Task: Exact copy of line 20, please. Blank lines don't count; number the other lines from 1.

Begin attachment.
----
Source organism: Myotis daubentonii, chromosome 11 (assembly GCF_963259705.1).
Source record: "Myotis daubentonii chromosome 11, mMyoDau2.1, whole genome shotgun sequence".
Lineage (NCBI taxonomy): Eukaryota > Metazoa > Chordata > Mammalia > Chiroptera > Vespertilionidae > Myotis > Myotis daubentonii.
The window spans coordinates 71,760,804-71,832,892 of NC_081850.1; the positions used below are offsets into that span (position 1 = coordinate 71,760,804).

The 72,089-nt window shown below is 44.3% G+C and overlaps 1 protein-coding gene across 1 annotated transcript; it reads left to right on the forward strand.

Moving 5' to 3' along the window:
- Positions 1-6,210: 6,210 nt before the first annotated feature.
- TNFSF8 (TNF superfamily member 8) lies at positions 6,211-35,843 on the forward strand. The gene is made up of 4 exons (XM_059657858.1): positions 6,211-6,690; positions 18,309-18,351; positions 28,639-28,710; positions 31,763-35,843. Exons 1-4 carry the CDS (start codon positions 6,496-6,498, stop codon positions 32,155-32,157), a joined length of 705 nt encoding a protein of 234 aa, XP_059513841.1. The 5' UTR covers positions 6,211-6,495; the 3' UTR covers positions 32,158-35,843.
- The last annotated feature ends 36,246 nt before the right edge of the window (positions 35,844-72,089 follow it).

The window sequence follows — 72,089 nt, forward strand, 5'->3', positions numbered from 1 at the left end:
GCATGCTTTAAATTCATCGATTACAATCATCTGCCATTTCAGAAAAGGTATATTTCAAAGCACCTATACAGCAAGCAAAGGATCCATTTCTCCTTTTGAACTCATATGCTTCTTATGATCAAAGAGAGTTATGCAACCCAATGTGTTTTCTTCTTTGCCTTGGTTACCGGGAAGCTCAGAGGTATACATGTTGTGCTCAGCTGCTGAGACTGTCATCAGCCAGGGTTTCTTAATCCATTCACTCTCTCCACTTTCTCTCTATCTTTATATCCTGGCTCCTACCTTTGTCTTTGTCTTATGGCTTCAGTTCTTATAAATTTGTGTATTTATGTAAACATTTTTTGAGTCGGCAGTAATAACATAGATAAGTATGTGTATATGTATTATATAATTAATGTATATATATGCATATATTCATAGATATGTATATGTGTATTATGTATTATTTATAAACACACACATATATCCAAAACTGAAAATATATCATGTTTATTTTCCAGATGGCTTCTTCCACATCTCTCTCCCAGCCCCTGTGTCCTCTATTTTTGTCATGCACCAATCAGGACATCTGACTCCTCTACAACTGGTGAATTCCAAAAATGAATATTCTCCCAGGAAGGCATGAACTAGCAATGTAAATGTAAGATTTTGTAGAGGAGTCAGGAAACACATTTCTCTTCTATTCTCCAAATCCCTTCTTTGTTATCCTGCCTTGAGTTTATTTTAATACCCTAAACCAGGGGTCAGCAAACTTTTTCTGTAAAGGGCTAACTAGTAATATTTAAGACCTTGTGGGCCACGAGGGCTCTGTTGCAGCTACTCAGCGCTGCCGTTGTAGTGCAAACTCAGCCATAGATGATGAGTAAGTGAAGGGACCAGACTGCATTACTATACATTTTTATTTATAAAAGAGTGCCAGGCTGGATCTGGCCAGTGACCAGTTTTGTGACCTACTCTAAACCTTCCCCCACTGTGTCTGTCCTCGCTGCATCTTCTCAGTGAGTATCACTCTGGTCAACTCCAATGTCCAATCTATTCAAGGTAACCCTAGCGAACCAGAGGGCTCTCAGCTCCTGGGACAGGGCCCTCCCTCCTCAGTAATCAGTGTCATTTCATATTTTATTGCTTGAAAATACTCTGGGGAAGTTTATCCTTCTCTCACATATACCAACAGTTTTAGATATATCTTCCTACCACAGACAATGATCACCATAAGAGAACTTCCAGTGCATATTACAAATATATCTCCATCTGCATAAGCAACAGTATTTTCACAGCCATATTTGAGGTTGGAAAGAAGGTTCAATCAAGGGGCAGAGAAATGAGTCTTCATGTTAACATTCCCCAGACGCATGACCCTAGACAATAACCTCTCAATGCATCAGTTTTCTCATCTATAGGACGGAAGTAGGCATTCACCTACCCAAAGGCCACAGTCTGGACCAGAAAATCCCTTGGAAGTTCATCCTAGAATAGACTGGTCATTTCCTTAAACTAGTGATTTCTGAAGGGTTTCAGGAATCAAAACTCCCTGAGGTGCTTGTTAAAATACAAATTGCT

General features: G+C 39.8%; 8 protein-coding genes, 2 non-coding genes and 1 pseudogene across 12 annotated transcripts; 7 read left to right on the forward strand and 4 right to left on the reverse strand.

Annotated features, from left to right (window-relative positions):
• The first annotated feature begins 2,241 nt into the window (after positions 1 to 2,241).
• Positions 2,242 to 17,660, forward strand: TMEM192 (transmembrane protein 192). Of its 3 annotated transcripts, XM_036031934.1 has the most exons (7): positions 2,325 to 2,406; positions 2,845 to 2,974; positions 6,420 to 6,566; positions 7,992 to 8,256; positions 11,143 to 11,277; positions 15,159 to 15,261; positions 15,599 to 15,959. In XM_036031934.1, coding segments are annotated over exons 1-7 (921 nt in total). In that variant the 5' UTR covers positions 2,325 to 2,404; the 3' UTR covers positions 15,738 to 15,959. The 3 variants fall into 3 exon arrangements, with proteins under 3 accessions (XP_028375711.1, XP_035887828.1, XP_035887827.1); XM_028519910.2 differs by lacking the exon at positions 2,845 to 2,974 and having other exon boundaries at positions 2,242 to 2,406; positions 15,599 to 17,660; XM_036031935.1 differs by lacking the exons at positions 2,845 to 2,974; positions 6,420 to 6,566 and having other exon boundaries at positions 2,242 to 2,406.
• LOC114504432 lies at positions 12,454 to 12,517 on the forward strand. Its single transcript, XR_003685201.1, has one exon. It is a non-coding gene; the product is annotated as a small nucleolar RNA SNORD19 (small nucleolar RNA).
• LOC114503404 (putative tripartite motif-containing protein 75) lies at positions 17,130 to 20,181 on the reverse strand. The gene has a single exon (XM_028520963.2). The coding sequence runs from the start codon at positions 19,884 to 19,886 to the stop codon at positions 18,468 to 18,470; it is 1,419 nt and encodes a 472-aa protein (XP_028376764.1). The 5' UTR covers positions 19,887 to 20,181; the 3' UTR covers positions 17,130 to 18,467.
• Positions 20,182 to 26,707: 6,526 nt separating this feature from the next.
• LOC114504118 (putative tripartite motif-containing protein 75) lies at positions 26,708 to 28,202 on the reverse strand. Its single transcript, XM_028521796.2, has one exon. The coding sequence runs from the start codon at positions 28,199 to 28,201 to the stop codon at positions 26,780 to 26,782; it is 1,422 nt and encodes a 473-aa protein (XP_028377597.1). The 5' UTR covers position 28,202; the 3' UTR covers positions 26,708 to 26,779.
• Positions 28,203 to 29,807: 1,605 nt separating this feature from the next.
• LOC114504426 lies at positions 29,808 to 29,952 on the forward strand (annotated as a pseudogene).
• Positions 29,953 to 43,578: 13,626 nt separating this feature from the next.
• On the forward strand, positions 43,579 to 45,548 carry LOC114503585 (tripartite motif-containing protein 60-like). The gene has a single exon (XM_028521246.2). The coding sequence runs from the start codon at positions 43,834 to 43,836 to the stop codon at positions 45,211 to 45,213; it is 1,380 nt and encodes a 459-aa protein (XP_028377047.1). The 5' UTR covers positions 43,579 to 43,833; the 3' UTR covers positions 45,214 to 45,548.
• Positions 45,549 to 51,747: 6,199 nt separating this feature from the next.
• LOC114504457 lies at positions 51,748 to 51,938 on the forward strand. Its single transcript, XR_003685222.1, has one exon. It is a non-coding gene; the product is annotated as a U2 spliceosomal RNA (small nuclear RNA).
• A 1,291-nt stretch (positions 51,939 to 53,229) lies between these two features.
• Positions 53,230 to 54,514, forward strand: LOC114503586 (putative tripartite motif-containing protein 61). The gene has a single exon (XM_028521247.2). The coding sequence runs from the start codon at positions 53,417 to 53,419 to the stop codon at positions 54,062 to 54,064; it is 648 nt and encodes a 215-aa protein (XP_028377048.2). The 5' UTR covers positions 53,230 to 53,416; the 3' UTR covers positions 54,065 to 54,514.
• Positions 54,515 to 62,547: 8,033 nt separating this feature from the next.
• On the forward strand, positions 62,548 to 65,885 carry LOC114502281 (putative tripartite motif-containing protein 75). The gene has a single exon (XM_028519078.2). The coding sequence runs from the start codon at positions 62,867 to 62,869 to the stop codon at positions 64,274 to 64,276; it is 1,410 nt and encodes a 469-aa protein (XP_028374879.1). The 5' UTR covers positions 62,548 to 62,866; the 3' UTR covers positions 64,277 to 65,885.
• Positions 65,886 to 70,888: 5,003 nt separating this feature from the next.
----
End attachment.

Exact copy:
• Positions 28,203 to 29,807: 1,605 nt separating this feature from the next.